Since almost all the stones I've lapped are vintage stones, all of them were dished. Like in the pictures I posted. I stopped when I got mostly a clear face, the center was still a bit dark, but I didn't spend more time getting rid of that. You can direct the pressure and limit the powder to under a particular area of the stone, I've done that. I've also seen people on YT dump a table spoon worth of powder on the plate. You want a uniform layer of abrasive between the stone and the plate, having a mound of grit is a bad practice. A small amount, like half a tea spoon is good enough. Figure of 8s movement, turning the stone around also help keep the abrassion uniform.

  8. #23
    The "pebbled" surface is the best way I can describe it. It's very different from the flat/shiny surface you get with fixed abrasive. The action of SiC powder is sharp grit rolling around between two surfaces. It's not stuck down, so it sort of finds its place. I agree that if I had an old dished stone, I'd probably try that, as it is pretty aggressive, and it's going to eat the part you want.

    I think suppliers erring on the side of a slight belly sort of makes sense, as the wear tends to dish the stones... So that's maybe a few more years before somebody complains with "Hey, your stone dished way too fast...". The Norton Translucent sort of went overboard, as it had a pronounced belly.

    I ended up using sandpaper on my surface plate. It is fairly expensive ($1.00/sheet) but I've got my Norton Translucent lapped flat to P320 on both sides except for the last half inch on 2-corners. For reference, I took off 0.040" of thickness to get it there.

    In the end, after trying everything else, dry lapping using quality sandpaper gave me the best and fastest results. As in zero to done in ~2 hrs. Wet sanding at the coarse grits seemed to lock up the surface of the Translucent Ark fairly quickly, where dry sanding ate the stone pretty aggressively. Perhaps wet sanding or shifting to diamond plates would more make sense above P220, as the paper simply loads up too fast above that.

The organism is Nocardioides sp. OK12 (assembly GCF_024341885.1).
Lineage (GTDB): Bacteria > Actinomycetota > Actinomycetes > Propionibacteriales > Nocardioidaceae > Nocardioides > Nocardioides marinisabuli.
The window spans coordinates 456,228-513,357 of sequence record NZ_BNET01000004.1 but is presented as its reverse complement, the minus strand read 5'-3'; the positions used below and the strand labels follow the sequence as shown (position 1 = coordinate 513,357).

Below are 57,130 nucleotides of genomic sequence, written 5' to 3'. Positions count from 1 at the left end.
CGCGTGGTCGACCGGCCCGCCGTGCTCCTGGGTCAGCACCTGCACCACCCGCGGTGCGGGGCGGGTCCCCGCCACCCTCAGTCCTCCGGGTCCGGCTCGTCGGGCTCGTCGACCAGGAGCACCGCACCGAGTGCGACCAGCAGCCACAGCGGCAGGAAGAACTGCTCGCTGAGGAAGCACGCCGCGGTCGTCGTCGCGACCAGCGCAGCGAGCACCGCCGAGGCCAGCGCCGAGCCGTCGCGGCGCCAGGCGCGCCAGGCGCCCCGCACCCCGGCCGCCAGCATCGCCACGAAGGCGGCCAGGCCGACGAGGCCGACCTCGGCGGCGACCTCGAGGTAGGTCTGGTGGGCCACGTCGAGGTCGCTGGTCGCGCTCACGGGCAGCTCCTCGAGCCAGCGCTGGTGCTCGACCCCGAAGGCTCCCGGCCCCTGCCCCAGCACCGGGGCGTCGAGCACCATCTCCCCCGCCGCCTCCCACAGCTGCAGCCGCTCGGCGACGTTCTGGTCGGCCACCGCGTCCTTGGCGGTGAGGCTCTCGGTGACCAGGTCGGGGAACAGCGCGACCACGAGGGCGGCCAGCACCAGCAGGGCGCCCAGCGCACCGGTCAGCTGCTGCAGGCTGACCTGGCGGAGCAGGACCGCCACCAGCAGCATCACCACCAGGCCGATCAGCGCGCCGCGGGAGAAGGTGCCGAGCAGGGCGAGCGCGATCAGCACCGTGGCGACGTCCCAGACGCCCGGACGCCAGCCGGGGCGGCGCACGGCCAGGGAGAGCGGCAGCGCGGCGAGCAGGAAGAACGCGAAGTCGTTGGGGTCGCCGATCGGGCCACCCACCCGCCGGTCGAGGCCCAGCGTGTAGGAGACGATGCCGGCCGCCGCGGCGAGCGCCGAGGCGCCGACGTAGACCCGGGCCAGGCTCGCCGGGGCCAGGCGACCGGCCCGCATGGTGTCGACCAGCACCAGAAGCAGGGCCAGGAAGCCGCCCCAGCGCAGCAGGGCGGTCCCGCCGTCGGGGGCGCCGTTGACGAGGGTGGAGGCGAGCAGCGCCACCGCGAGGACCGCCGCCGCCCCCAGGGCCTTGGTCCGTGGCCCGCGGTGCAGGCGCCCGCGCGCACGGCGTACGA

Anyway, thanks for the feedback and the advice. I think given the pain of doing this, I'll probably try to maintain them flat so I don't have to go crazy and punt again.

  9. #24
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    You can direct the pressure and limit the powder to under a particular area of the stone, I've done that. I've also seen people on YT dump a table spoon worth of powder on the plate. You want a uniform layer of abrasive between the stone and the plate, having a mound of grit is a bad practice. A small amount, like half a tea spoon is good enough.
    Rafael, you made three important statements (underlined) in your post on which many people may not have figured.

    Many may think lapping is just going back and forth over an abrasive material.

    Sometimes one has to work just a small area at a time.

    Like a plane sole, if it is humped in the middle, work it on a thin strip of abrasive so only the bump is abraded. It might need to be worked sideways in some cases.

    jtk
    "A pessimist sees the difficulty in every opportunity; an optimist sees the opportunity in every difficulty."
    - Sir Winston Churchill (1874-1965)